County's Preckwinkle Listened To Suburbs
While the north suburbs have sometimes gotten little county attention in the past, the Cook County Board President came out to meet suburban mayors and leaders for a "get to know you" session.
In what might herald a closer working relationship between the north and northwest suburbs and Cook County government, Cook County Board president Toni Preckwinkle met Wednesday with a group of about 25 suburban elected officials.
"She provides a refreshing change of pace," said Mark Fowler, executive director of the Northwest Municipal Conference, comparing Preckwinkle to her predecessor, Todd Stroger.
"It seems like she's very conscientious and very interested in working with municipalities."
The NWMC is a consortium of north suburban governments, and it hosted Preckwinkle at the meeting, held at Oakton Community College in Des Plaines.
Preckwinkle talked with the group about county operations, including health care, crimininal justice and economic development.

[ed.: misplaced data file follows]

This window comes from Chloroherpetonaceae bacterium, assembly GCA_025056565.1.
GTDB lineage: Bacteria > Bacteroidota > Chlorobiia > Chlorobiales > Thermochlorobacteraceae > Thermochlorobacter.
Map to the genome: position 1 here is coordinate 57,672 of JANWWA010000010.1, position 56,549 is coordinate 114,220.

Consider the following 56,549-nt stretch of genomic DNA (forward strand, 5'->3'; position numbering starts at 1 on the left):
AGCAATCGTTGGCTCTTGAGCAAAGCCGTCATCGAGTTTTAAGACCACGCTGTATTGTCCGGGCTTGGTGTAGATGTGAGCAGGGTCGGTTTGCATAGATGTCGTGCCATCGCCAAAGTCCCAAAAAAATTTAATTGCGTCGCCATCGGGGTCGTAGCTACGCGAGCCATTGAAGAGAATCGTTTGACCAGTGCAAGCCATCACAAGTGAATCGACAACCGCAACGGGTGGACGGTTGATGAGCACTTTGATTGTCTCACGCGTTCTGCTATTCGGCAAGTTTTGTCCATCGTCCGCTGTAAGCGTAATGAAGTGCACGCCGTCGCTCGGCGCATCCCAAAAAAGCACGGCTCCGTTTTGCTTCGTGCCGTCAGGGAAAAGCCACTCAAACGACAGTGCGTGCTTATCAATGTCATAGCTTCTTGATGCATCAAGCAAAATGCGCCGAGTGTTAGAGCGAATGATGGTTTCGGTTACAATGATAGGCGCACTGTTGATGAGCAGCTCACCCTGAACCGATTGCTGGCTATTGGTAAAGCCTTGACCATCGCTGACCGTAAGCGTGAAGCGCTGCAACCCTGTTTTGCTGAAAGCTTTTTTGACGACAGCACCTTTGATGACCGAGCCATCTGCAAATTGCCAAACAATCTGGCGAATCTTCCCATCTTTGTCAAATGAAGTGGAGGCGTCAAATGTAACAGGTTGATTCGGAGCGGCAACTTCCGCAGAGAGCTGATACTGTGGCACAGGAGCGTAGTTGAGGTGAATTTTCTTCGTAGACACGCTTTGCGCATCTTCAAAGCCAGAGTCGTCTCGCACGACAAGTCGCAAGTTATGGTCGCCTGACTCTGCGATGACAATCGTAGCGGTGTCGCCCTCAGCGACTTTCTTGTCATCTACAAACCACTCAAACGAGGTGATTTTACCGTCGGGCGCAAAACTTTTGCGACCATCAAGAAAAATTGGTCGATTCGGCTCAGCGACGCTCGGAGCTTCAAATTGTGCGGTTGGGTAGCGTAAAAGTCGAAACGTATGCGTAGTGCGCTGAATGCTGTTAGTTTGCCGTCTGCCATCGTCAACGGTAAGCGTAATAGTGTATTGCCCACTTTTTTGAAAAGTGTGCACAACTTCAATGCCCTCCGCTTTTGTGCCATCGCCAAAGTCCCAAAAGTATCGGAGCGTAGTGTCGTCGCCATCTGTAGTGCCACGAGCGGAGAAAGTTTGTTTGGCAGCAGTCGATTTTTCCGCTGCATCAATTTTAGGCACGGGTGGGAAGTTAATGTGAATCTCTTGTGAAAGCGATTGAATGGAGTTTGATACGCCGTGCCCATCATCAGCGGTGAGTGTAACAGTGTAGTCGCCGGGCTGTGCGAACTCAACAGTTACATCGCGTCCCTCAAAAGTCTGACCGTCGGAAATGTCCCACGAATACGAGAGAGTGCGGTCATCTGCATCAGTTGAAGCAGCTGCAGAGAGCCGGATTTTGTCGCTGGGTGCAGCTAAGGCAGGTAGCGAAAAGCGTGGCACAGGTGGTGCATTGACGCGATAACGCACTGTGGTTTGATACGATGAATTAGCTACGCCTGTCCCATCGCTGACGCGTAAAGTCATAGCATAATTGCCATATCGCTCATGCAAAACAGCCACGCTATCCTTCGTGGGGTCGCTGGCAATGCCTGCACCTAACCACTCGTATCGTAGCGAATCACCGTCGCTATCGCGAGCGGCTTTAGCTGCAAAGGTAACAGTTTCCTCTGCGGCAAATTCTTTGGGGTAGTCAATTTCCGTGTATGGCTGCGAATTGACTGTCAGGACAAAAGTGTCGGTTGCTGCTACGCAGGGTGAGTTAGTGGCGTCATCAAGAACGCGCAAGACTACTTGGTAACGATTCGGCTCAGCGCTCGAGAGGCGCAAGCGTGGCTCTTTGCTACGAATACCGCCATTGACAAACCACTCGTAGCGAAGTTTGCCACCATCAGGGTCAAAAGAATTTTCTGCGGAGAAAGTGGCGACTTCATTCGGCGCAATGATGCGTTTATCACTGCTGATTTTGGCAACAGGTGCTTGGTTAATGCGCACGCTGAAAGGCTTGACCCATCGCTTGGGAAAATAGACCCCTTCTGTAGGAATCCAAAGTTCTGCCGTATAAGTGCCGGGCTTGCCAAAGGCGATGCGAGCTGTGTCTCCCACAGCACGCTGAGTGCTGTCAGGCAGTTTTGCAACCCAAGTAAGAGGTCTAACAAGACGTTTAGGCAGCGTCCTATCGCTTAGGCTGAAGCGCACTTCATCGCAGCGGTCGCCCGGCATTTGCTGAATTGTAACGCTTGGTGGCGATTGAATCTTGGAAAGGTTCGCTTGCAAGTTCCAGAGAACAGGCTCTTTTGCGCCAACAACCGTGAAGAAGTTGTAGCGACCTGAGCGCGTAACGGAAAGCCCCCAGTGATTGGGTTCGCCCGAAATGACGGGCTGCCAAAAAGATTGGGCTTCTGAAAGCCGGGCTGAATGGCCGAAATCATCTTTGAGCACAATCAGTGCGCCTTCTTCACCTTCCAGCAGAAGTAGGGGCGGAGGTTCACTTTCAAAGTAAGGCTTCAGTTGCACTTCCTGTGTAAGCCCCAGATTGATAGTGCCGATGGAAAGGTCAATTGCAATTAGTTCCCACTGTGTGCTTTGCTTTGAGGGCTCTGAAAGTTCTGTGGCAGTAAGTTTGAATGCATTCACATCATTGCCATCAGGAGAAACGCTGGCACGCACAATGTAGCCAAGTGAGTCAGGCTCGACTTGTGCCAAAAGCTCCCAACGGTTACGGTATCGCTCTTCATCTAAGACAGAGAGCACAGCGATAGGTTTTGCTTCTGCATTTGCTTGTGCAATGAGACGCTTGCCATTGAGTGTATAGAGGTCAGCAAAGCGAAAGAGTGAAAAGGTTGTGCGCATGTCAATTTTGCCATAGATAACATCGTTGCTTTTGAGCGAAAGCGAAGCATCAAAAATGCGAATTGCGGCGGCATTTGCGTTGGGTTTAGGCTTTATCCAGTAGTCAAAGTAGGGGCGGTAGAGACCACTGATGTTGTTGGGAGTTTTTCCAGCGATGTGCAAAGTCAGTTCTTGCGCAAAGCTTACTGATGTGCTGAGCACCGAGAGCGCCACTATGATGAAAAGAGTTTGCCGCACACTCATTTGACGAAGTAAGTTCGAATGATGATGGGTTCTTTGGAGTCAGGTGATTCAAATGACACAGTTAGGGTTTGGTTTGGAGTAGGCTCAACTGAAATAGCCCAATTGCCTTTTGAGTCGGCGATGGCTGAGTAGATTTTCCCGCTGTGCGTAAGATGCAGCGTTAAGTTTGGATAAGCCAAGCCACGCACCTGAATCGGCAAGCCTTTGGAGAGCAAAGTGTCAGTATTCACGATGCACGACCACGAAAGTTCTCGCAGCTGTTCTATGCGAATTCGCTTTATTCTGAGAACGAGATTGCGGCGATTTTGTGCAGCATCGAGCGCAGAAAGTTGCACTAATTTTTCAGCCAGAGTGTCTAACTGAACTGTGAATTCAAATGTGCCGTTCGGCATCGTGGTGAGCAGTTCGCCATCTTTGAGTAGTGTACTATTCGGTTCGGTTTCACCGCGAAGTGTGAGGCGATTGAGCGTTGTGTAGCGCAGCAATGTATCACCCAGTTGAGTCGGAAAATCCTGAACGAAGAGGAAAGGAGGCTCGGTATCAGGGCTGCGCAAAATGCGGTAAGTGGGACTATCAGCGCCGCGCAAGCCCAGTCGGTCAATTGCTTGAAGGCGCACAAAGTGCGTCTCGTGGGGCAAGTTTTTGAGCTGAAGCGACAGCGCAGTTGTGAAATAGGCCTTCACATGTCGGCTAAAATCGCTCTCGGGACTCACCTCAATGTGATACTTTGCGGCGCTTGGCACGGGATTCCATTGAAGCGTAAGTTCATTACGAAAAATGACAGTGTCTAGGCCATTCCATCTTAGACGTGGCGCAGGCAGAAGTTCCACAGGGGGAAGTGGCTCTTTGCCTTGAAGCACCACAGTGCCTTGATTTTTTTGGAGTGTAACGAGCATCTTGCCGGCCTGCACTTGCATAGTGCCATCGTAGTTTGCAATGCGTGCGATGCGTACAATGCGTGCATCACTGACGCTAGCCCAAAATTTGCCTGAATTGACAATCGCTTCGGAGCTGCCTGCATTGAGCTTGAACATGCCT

Louella Preston, a Niles trustee and Niles' representative on the NWMC, asked about the task force regarding unincorporated areas in the county, which Preckwinkle started earlier this year.
Of the county's approximately 5 million people, about 100,000 live in unincorporated areas, Fowler said, and the county provides services, such as law enforcement in the form of the county sheriff's office, to them. In the Des Plaines-Park Ridge-Niles-Morton Grove area, about 30,000 people live in unincorporated Maine Township.
A subcommittee of the Metropolitan Mayors Caucus is studying the issue, Fowler said.
"I think there's some pushback," he said, indicating that for municipalities to annex areas and provide police services and build sewers and wastewater treatment facilities costs money--a commodity which is in short supply for municipalities these days.
Other issues the suburban officials talked with Preckwinkle about included holiday bond court--a compromise was recently worked out so that suburbs do not have to bring prisoners all the way to 26th and California on Chicago's South Side on weekends--and economic development.
One suburban representative from Prospect Heights suggested the county develop a website listing commercial properties available for sale, so that businesses looking for a parcel of land would know what's on the market.
Fowler was happy with the exchange of ideas.
"We were very pleased to have her come out," he said.